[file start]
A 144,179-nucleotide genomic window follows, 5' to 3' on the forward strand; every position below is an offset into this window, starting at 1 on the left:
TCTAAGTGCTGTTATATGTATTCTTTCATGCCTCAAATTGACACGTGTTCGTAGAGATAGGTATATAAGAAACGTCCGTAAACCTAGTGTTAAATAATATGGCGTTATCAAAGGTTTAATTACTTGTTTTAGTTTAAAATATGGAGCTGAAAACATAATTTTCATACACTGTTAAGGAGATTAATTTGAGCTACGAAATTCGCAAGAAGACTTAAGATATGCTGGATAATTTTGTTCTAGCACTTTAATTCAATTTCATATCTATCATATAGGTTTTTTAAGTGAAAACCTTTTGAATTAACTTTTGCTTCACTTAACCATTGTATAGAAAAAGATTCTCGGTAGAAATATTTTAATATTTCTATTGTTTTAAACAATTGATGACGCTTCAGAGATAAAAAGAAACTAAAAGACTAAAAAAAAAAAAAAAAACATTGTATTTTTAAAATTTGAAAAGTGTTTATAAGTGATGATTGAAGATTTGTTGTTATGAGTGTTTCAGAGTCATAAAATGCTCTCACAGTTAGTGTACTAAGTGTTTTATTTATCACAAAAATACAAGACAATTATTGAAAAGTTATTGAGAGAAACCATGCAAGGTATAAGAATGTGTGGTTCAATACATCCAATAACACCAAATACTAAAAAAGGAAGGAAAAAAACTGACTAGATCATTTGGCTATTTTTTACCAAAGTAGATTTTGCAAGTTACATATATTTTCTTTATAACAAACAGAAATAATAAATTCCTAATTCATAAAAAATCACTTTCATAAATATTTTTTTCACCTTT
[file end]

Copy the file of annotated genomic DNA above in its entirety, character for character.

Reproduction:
A 144,179-nucleotide genomic window follows, 5' to 3' on the forward strand; every position below is an offset into this window, starting at 1 on the left:
TCTAAGTGCTGTTATATGTATTCTTTCATGCCTCAAATTGACACGTGTTCGTAGAGATAGGTATATAAGAAACGTCCGTAAACCTAGTGTTAAATAATATGGCGTTATCAAAGGTTTAATTACTTGTTTTAGTTTAAAATATGGAGCTGAAAACATAATTTTCATACACTGTTAAGGAGATTAATTTGAGCTACGAAATTCGCAAGAAGACTTAAGATATGCTGGATAATTTTGTTCTAGCACTTTAATTCAATTTCATATCTATCATATAGGTTTTTTAAGTGAAAACCTTTTGAATTAACTTTTGCTTCACTTAACCATTGTATAGAAAAAGATTCTCGGTAGAAATATTTTAATATTTCTATTGTTTTAAACAATTGATGACGCTTCAGAGATAAAAAGAAACTAAAAGACTAAAAAAAAAAAAAAAAACATTGTATTTTTAAAATTTGAAAAGTGTTTATAAGTGATGATTGAAGATTTGTTGTTATGAGTGTTTCAGAGTCATAAAATGCTCTCACAGTTAGTGTACTAAGTGTTTTATTTATCACAAAAATACAAGACAATTATTGAAAAGTTATTGAGAGAAACCATGCAAGGTATAAGAATGTGTGGTTCAATACATCCAATAACACCAAATACTAAAAAAGGAAGGAAAAAAACTGACTAGATCATTTGGCTATTTTTTACCAAAGTAGATTTTGCAAGTTACATATATTTTCTTTATAACAAACAGAAATAATAAATTCCTAATTCATAAAAAATCACTTTCATAAATATTTTTTTCACCTTT